Time of change
A glut of broad new accounting changes has overwhelmed the finance and accounting departments of many businesses. Here’s a quick overview of what’s changing when.
Revenue recognition. Starting in 2018 for public companies and 2019 for private ones, revenue must be reported using new principles-based guidance under Accounting Standards Update (ASU) No. 2014-09, Revenue from Contracts with Customers.
Credit losses. Starting in 2020 for public companies and in 2021 for private ones, ASU No. 2016-13, Financial Instruments — Credit Losses: Measurement of Credit Losses on Financial Instruments, requires banks and other companies that extend credit to immediately record the full amount of expected credit losses in their loan portfolios.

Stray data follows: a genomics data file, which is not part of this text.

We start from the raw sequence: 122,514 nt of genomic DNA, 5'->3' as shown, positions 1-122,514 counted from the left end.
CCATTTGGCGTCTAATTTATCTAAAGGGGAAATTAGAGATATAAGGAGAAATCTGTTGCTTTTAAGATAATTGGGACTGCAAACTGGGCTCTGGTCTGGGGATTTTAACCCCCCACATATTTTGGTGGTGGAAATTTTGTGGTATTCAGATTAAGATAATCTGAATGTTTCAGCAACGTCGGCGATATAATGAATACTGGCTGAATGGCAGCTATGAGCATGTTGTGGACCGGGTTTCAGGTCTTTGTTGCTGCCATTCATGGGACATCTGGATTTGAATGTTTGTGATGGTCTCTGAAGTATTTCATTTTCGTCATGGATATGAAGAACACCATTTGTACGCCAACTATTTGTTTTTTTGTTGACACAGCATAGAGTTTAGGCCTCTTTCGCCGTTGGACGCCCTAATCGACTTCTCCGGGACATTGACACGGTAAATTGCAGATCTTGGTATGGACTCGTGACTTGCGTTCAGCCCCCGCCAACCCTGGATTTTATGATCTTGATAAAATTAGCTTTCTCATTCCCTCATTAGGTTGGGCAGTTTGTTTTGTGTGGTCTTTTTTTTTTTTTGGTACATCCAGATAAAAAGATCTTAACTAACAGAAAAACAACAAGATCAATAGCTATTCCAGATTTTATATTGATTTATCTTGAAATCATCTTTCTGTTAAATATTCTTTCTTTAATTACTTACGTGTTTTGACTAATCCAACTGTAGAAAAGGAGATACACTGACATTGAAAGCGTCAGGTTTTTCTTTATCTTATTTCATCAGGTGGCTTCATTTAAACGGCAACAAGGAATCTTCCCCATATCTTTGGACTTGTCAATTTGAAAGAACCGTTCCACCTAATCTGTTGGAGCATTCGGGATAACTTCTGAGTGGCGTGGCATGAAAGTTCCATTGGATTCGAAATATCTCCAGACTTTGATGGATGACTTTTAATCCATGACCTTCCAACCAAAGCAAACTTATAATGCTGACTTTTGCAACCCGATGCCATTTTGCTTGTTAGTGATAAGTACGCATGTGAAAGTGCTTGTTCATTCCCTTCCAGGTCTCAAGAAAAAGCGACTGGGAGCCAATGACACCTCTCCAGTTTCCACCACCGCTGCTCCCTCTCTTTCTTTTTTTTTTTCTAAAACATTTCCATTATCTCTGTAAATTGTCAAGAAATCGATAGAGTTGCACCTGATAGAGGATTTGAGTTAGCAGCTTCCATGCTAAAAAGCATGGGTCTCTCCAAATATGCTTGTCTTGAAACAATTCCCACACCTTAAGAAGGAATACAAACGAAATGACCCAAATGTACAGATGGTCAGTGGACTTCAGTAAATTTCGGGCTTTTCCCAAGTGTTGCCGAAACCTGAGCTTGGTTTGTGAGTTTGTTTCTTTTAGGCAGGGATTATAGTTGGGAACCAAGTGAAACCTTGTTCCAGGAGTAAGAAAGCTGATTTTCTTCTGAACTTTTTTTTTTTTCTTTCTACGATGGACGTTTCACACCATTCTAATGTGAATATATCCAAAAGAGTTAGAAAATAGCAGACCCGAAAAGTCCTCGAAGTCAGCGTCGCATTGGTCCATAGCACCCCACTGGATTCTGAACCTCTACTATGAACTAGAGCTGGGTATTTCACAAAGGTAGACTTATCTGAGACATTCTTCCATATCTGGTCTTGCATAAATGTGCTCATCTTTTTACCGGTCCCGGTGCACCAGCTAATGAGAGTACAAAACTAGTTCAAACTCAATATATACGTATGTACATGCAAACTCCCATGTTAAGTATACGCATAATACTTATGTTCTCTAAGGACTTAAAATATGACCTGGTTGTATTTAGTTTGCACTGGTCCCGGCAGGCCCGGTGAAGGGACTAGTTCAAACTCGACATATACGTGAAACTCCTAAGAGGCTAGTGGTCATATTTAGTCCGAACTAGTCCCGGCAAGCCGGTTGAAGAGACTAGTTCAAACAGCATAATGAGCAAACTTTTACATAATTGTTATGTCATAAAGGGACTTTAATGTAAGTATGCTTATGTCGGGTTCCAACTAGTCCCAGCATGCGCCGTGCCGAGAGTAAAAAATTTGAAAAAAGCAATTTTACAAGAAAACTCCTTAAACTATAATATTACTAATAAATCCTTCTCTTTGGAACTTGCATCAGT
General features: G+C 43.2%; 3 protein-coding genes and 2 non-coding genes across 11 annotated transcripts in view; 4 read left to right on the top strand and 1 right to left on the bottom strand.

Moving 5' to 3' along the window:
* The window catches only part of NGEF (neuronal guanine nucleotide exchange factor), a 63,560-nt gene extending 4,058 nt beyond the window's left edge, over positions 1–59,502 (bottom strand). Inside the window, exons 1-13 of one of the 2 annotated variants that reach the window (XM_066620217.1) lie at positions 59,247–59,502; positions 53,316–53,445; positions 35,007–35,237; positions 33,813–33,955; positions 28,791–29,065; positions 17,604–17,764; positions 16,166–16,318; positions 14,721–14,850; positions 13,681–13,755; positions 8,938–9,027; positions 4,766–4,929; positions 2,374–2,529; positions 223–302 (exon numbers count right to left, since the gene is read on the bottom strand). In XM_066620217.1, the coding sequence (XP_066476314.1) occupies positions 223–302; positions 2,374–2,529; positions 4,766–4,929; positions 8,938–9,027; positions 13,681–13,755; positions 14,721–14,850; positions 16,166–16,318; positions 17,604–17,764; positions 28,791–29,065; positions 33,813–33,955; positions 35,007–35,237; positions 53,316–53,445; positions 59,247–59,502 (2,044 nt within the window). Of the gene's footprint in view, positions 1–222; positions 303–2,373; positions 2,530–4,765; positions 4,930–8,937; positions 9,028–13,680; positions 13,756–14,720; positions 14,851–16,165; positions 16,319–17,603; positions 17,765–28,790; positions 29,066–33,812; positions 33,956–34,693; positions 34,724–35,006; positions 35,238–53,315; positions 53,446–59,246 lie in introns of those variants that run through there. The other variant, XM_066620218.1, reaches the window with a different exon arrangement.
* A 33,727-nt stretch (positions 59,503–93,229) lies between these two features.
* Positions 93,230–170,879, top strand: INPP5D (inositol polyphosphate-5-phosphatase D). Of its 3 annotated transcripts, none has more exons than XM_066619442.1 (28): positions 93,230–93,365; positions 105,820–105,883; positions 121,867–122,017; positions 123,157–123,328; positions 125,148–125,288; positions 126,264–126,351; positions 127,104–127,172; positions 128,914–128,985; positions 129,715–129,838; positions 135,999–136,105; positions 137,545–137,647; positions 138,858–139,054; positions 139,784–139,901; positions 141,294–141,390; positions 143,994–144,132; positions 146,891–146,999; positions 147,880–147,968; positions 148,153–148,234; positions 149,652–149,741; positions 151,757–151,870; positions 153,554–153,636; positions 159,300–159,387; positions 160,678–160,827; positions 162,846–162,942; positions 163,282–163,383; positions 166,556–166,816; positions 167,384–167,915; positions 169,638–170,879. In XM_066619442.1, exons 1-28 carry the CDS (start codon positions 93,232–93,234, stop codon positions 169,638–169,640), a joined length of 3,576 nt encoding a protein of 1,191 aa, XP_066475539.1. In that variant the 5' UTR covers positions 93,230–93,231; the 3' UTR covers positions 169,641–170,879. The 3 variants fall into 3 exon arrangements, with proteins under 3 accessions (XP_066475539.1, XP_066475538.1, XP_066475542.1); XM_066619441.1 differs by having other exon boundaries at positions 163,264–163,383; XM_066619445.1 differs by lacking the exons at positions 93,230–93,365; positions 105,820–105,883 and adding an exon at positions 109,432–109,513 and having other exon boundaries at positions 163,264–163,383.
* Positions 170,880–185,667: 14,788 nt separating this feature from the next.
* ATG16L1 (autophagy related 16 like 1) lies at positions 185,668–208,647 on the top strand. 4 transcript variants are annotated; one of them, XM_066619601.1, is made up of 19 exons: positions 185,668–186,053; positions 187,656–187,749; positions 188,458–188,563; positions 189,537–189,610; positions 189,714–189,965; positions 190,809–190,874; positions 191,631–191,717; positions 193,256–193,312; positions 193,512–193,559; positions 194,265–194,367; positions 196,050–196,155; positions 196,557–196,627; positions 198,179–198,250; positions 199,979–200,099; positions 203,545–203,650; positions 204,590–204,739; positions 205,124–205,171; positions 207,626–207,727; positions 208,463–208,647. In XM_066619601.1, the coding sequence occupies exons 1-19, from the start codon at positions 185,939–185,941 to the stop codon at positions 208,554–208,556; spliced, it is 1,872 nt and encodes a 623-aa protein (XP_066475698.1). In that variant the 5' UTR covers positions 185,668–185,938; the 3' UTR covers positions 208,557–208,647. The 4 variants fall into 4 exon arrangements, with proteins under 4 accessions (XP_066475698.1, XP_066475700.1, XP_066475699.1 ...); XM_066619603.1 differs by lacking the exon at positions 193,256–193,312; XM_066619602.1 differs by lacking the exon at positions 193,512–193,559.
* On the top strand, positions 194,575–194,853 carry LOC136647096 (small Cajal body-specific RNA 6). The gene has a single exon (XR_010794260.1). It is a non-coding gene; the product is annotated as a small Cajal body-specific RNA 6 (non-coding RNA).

Tax Cuts and Jobs Act. In late 2017, Congress made sweeping changes to the federal tax code. Most of the changes for businesses are permanent and go into effect for tax years starting after December 31, 2017. As the law’s name suggests, many of its provisions cut taxes by lowering federal tax rates and expanding allowable deductions for businesses. But some changes are unfavorable to businesses. To complicate matters, many states have decided to decouple their state income tax rules from the TCJA changes. Differences in tax rules across state lines add complexity to filing business tax returns.
Given the scope of change that’s happening in the business world, it’s no wonder that your finance and accounting personnel feel overwhelmed. To ease frustration, contact an accounting professional to discuss how these changes will affect your business in the coming years.